Saturday, 8 January 2011

An ascent of Stob Coire nan Lochan







After over a month away from mountains and climbing, this week I began to feel the familiar urge to make an audience with the summit gods--which summit I didn't care, I just had to get up high onto a ridge in the sunshine! I failed to get out on either of my days off last week despite the good weather, convincing myself that snow conditions would be too dangerous on most of the routes I'd be interested in.

On Saturday morning, however, the weather was still fine and I wasn't due in work until 5pm. I could wait no longer. Packing my rucksack, lacing up the nailed boots, and donning the tweed, off I stomped towards Stob Coire nan Lochan.

I may have climbed this mountain dozens of times (I have now lost count) by every route within my capabilities, but it remains a favourite. On this occasion the approach path into the coire was heavily iced and extremely treacherous. Mountaineers wearing modern rubber-soled boots found it extremely hard going; conditions didn't warrant crampons, but I found my Tricouni-nailed boots to have significant advantages, and walked happily over iced slabs that others could not cross. Indeed, I overtook several parties of climbers all of whom were having trouble with the difficult conditions underfoot.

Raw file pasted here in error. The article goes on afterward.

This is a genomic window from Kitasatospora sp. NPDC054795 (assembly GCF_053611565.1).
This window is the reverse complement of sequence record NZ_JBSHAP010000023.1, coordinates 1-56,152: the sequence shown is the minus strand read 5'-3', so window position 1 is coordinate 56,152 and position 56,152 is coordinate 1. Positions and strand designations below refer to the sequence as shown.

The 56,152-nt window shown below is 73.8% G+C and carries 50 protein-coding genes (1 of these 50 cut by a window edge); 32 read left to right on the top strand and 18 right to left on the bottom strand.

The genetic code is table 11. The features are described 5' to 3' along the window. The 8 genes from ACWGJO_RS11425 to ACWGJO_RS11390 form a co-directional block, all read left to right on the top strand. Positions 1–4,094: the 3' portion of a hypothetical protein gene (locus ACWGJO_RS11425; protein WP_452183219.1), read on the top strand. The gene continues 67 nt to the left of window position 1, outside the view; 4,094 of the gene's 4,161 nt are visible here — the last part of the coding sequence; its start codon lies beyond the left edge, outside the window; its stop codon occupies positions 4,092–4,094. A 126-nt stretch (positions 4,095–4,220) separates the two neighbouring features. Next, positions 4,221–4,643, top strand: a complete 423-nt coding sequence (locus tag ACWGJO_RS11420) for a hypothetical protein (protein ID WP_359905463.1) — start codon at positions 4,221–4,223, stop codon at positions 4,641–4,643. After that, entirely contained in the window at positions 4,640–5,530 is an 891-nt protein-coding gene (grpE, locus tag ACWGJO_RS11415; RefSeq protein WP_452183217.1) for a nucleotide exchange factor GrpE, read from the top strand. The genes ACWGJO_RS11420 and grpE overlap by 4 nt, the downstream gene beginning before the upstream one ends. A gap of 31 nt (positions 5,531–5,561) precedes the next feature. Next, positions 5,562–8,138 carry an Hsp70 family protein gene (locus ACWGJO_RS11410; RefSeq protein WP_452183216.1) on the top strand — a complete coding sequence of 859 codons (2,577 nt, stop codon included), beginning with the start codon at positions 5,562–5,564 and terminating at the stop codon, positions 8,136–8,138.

Once up into the coire I debated what to climb. Dorsal Arete had a trench all the way up, but without crampons and in dodgy snow conditions I didn't fancy it. In the end I settled for the NW ridge, a scenic walking route crossing the corniced cliff edge.

Conditions underfoot varied considerably. About 6 inches of snow (in all states between powder, windslab, and semi-consolidated) lay on top of old, hard ice. Sometimes I could simply kick steps in the snow, but quite often I had to cut--proper step-cutting with the pick, using the full weight of the axe behind each blow to carve out huge chunks of ice (the adze was simply bouncing off the surface). There is something uniquely satisfying about cutting steps in ice that crampon-clad mountain travel can't quite match.

A snow shower hit while I was high on the ridge, enveloping the mountain in cloud and freezing high winds. I quickly became coated with rime ice, but in such conditions the coarse tweed jacket keeps you far more comfortable than Goretex, and I remained warm and dry despite heavy spindrift and very low temperatures.

Upon reaching the summit, I was rewarded by a gap in the clouds and a fleeting glimpse of the Brocken Spectre. What a great day out!

Photos from today

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